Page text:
Hand Writing and Documents Analysis


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Hand Writing and Documents Analysis

  1. 1. Chapter 16 Document and Handwriting Analysis “ The handwriting on the wall may be a forgery” — Ralph Hodgson, British poet
  2. 2. Questioned Documents <ul><li>Involves the examination of handwriting, ink, paper, etc. to ascertain source or authenticity </li></ul><ul><li>Examples include letters, checks, licenses, contracts, wills, passports </li></ul><ul><li>Investigations include: verification, authentication, characterizing papers, pigments, and inks </li></ul>
  3. 3. Related Fields <ul><li>Historical Dating — the verification of age and value of a document or object </li></ul><ul><li>Fraud Investigation — focuses on the money trail and criminal intent </li></ul><ul><li>Paper and Ink Specialists — date, type, source, and/or catalogue various types of paper, watermarks, ink, printing/copy/fax machines, computer cartridges </li></ul><ul><li>Forgery Specialists — analyze altered, obliterated, changed, or doctored documents and photos </li></ul><ul><li>Typewriting Analysts — determine origin, make, and models </li></ul><ul><li>Computer Crime Investigators — investigate cybercrime </li></ul>
  4. 4. Document Examination <ul><li>Forensic Document Examination — involves the analysis and comparison of questioned documents with known material in order to identify whenever possible, the author or origin of the questioned document. </li></ul>
  5. 5. Handwriting <ul><li>Handwriting analysis involves two phases: </li></ul><ul><ul><li>The hardware — ink, paper, pens, pencils, typewriter, printers </li></ul></ul><ul><ul><li>Visual examination of the writing </li></ul></ul>
  6. 6. Handwriting Characteristics <ul><li>Line Quality </li></ul><ul><li>Word and Letter Spacing </li></ul><ul><li>Letter Comparison </li></ul><ul><li>Pen Lifts </li></ul><ul><li>Connecting strokes </li></ul><ul><li>Beginning and ending strokes </li></ul><ul><li>Unusual Letter Formation </li></ul><ul><li>Shading or pen pressure </li></ul><ul><li>Slant </li></ul><ul><li>Baseline Habits </li></ul><ul><li>Flourishes or embellishments </li></ul><ul><li>Diacritic Placement </li></ul>
  7. 7. Handwriting Identification <ul><ul><li>Analysis of the “knowns” with a determination of the characteristics found in the known </li></ul></ul><ul><ul><li>Analysis of the questioned or unknown writing and determination of its characteristics </li></ul></ul><ul><ul><li>Comparison of the questioned writing with the known writing. </li></ul></ul><ul><ul><li>Evaluation of the evidence, including the similarities and dissimilarities between the “questioned” and “known” writing </li></ul></ul><ul><ul><li>The document examiner must have enough exemplars to make a determination of whether or not the two samples match. </li></ul></ul>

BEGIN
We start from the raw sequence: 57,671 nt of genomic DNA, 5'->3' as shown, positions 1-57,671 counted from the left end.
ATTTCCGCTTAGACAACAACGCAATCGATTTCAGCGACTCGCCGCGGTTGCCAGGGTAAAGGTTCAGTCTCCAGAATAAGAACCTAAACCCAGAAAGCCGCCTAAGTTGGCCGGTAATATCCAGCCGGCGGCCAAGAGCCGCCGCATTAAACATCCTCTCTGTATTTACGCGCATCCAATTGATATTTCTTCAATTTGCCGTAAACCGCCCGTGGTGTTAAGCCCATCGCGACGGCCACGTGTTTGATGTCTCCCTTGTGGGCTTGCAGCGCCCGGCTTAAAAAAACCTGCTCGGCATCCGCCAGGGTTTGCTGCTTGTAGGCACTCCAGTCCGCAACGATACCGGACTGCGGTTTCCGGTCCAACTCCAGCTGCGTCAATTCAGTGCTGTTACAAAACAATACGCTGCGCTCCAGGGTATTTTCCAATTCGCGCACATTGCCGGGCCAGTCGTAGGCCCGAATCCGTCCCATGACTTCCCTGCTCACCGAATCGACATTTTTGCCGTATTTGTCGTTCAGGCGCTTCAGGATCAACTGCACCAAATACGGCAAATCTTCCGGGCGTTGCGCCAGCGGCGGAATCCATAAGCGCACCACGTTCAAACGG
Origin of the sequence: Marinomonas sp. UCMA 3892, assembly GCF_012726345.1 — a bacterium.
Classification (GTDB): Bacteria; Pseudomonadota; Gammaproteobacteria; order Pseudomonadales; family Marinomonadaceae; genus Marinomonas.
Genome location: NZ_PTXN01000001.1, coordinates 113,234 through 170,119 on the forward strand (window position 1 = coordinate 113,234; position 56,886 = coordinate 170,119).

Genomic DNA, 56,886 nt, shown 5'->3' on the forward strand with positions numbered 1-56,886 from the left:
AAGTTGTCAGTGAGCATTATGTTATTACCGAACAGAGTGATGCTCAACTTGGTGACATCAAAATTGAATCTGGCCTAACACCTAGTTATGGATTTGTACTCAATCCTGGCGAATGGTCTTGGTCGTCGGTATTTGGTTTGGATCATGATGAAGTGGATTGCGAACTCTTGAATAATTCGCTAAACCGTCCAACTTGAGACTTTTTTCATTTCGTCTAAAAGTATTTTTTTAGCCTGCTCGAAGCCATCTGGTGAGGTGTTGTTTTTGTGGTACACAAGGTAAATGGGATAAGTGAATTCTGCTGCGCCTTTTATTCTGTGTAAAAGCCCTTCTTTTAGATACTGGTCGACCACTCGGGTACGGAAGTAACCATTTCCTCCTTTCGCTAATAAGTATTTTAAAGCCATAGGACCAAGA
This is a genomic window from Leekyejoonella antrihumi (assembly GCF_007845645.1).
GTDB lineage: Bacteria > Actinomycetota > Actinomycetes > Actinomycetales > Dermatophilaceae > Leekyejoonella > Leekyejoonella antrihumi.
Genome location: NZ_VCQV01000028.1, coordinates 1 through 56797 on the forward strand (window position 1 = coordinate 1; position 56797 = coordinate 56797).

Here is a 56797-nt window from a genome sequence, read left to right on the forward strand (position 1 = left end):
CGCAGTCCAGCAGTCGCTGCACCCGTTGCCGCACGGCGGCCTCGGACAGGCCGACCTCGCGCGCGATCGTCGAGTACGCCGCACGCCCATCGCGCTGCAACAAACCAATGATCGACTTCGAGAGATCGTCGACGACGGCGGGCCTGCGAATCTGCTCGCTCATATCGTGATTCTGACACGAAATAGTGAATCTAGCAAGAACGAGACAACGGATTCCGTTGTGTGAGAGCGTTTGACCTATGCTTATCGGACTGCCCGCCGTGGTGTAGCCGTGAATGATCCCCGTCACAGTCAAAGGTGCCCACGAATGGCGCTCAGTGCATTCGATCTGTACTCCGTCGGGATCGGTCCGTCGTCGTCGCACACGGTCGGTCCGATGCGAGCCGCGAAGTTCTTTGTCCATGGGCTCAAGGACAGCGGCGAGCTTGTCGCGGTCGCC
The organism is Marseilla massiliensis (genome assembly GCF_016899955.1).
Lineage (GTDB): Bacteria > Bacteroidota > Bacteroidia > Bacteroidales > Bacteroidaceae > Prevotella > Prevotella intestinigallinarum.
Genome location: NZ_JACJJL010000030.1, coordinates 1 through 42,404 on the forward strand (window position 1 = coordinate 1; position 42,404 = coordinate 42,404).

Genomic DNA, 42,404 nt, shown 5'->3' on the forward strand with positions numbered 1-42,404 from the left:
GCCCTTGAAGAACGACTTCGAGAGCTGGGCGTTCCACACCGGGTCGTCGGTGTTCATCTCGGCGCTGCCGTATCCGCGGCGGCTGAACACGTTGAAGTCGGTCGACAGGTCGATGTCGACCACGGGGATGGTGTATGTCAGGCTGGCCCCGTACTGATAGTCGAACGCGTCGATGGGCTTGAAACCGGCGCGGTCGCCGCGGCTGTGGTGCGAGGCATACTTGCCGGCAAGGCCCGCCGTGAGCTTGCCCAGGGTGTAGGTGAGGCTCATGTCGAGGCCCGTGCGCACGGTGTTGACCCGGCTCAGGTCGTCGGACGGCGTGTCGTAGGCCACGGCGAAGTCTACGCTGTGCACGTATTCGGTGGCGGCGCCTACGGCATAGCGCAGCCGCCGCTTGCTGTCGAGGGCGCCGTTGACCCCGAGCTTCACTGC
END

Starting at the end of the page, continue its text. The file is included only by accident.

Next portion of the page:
8. 8. Handwriting Samples <ul><li>The subject should not be shown the questioned document </li></ul><ul><li>The subject is not told how to spell words or use punctuation </li></ul><ul><li>The subject should use materials similar to those of the document </li></ul><ul><li>The dictated text should match some parts of the document </li></ul><ul><li>The subject should be asked to sign the text </li></ul><ul><li>Always have a witness </li></ul>
  9. 9. Methods of Forgery <ul><li>Simulated forgery — one made by copying a genuine signature </li></ul><ul><li>Traced forgery — one made by tracing a genuine signature </li></ul><ul><li>Blind forgery — made without a model of the signature </li></ul>
  10. 10. Types of Forgery <ul><li>Check Fraud </li></ul><ul><ul><li>Forgery </li></ul></ul><ul><ul><li>Counterfeit </li></ul></ul><ul><ul><li>Alterations </li></ul></ul><ul><li>Paper Money </li></ul><ul><ul><li>Counterfeit </li></ul></ul><ul><li>Identity </li></ul><ul><ul><li>Social Security </li></ul></ul><ul><ul><li>Driver’s license </li></ul></ul><ul><li>Credit Cards </li></ul><ul><ul><li>Theft of card or number </li></ul></ul><ul><li>Art — imitation with intent to deceive </li></ul><ul><ul><li>Microscopic examination </li></ul></ul><ul><ul><li>Electromagnetic radiation </li></ul></ul><ul><ul><li>Chemical analysis </li></ul></ul><ul><li>Contracts — alterations of contracts, medical records </li></ul>